This beautiful Seated Nymph is the work of Pier Jacopo Alari-Bonacolsi, one of the earliest and most gifted creators of small bronzes in the Renaissance. His emulation of classical forms and his work as a restorer of ancient statues earned him the nickname "L'Antico." This emulation of the antique extended to his casting and finishing techniques: the nymph and its base are cast in "true bronze" (copper with the addition of tin), an ancient practice known to Renaissance artists through surviving texts. The original black patina, worn by centuries of handling and now visible only in the recesses and around the nymph's nose and mouth, also reflects the qualities of antique bronzes, as does the use of precious metals. Seated Nymph was probably executed for Isabella d'Este (1474–1539), marchioness of Mantua, an avid and discerning collector of her day. Antico was attached to her court for most of his career and his creations reflect the refined, classicizing culture it nurtured.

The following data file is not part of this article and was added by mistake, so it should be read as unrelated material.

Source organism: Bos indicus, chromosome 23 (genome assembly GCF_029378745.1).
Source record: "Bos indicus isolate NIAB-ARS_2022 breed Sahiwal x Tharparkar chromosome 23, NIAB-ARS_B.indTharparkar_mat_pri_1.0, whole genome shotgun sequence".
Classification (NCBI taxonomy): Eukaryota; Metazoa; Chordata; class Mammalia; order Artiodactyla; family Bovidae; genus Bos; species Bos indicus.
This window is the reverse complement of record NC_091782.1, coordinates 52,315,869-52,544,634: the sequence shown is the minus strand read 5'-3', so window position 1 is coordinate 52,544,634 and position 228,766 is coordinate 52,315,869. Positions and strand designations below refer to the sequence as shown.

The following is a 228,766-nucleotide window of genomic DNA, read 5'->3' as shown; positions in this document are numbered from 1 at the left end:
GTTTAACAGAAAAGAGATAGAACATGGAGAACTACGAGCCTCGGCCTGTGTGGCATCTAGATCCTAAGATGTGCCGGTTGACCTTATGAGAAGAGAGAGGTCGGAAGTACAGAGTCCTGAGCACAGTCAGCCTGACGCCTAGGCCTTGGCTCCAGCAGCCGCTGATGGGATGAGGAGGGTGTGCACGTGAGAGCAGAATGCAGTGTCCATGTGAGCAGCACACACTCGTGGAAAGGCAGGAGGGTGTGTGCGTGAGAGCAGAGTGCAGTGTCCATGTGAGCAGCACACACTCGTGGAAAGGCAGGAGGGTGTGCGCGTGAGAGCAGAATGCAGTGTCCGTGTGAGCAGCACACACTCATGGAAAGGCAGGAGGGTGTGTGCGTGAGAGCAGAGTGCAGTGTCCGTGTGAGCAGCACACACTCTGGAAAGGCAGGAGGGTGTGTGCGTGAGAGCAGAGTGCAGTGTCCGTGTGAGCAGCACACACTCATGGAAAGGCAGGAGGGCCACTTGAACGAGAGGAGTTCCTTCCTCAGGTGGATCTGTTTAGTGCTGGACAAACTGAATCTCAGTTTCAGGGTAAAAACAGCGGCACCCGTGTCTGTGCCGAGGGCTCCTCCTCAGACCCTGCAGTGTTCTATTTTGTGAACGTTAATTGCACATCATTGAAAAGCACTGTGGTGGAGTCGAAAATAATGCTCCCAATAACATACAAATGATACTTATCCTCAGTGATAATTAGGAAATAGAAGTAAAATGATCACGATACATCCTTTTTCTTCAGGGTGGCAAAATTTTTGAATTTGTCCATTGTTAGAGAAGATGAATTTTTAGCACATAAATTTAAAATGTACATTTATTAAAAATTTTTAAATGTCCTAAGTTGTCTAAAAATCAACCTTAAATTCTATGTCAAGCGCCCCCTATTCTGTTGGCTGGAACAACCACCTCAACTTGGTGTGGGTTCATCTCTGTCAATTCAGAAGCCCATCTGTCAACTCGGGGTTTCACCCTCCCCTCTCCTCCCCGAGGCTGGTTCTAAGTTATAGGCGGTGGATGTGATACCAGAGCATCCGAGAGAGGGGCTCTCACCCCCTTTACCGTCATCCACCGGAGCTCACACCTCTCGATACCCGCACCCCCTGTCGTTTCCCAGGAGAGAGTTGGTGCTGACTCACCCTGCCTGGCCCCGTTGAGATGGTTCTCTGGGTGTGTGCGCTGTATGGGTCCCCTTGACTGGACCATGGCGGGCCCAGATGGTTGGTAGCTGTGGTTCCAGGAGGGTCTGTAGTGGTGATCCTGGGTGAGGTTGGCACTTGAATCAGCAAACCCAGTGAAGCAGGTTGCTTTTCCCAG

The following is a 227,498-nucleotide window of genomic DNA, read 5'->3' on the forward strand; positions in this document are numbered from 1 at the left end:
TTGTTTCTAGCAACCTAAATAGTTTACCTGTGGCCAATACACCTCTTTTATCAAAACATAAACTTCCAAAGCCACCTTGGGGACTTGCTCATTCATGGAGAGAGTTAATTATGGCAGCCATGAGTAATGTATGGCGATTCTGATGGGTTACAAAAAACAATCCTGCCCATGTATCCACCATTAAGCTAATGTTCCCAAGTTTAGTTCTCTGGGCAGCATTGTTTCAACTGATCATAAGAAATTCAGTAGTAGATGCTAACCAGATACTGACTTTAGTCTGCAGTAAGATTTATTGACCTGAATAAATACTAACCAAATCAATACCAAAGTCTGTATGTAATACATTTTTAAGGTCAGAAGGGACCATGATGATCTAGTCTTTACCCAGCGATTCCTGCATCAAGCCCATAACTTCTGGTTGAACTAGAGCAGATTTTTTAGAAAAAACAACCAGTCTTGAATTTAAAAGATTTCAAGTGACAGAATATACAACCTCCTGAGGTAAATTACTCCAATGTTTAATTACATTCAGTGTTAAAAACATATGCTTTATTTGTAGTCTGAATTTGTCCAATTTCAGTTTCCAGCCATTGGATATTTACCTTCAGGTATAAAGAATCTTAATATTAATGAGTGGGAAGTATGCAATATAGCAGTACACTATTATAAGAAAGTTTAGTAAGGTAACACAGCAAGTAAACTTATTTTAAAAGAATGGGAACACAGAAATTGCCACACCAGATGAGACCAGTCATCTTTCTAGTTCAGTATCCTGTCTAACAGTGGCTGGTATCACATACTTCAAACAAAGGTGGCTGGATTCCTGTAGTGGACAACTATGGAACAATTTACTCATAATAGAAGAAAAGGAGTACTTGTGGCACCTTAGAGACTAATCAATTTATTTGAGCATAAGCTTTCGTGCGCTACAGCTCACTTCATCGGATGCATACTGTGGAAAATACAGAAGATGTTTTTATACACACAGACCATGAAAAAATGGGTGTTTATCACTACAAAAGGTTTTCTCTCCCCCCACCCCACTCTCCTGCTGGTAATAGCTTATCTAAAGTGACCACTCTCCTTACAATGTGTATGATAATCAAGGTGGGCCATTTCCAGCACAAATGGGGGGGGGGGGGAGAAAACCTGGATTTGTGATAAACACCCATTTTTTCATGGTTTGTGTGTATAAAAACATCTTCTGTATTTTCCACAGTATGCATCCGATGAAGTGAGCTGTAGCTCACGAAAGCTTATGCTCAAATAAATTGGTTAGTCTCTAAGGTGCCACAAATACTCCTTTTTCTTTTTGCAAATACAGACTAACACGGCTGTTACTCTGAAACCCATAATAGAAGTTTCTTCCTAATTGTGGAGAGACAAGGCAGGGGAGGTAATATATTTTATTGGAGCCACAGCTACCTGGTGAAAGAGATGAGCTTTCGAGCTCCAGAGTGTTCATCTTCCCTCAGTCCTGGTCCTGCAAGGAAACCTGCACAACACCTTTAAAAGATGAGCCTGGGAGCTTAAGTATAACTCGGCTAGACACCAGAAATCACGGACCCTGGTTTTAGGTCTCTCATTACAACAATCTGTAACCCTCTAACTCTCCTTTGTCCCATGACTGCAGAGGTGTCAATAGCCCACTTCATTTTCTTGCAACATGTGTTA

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Pier Jacopo Alari-Bonacolsi, called Antico
Mantuan, c. 1460–1528
Seated Nymph, 1503
bronze with mercury gilding on the drapery and hair and silver foil in the eyes